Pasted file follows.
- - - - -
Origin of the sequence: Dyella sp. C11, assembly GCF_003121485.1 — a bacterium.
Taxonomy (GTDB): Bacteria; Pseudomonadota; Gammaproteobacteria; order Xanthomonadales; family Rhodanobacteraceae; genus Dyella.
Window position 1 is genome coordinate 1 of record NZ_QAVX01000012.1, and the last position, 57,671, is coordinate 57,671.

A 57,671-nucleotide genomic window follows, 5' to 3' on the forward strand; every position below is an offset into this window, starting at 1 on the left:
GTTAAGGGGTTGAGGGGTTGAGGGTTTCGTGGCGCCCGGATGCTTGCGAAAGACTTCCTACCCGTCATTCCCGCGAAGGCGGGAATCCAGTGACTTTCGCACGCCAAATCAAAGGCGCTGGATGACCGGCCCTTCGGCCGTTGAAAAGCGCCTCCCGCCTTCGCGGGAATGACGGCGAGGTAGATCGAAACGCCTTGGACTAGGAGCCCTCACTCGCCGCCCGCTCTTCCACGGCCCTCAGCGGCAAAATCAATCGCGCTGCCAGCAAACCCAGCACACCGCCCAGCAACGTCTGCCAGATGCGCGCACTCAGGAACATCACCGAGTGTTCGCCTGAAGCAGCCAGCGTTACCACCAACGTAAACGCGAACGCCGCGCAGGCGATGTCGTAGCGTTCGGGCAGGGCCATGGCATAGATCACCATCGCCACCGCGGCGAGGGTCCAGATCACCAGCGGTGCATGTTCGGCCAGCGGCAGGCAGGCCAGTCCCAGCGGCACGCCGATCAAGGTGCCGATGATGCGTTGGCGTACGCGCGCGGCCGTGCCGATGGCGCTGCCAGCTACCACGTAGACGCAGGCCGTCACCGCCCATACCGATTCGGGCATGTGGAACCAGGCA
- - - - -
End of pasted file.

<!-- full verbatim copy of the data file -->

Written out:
Origin of the sequence: Dyella sp. C11, assembly GCF_003121485.1 — a bacterium.
Taxonomy (GTDB): Bacteria; Pseudomonadota; Gammaproteobacteria; order Xanthomonadales; family Rhodanobacteraceae; genus Dyella.
Window position 1 is genome coordinate 1 of record NZ_QAVX01000012.1, and the last position, 57,671, is coordinate 57,671.

A 57,671-nucleotide genomic window follows, 5' to 3' on the forward strand; every position below is an offset into this window, starting at 1 on the left:
GTTAAGGGGTTGAGGGGTTGAGGGTTTCGTGGCGCCCGGATGCTTGCGAAAGACTTCCTACCCGTCATTCCCGCGAAGGCGGGAATCCAGTGACTTTCGCACGCCAAATCAAAGGCGCTGGATGACCGGCCCTTCGGCCGTTGAAAAGCGCCTCCCGCCTTCGCGGGAATGACGGCGAGGTAGATCGAAACGCCTTGGACTAGGAGCCCTCACTCGCCGCCCGCTCTTCCACGGCCCTCAGCGGCAAAATCAATCGCGCTGCCAGCAAACCCAGCACACCGCCCAGCAACGTCTGCCAGATGCGCGCACTCAGGAACATCACCGAGTGTTCGCCTGAAGCAGCCAGCGTTACCACCAACGTAAACGCGAACGCCGCGCAGGCGATGTCGTAGCGTTCGGGCAGGGCCATGGCATAGATCACCATCGCCACCGCGGCGAGGGTCCAGATCACCAGCGGTGCATGTTCGGCCAGCGGCAGGCAGGCCAGTCCCAGCGGCACGCCGATCAAGGTGCCGATGATGCGTTGGCGTACGCGCGCGGCCGTGCCGATGGCGCTGCCAGCTACCACGTAGACGCAGGCCGTCACCGCCCATACCGATTCGGGCATGTGGAACCAGGCA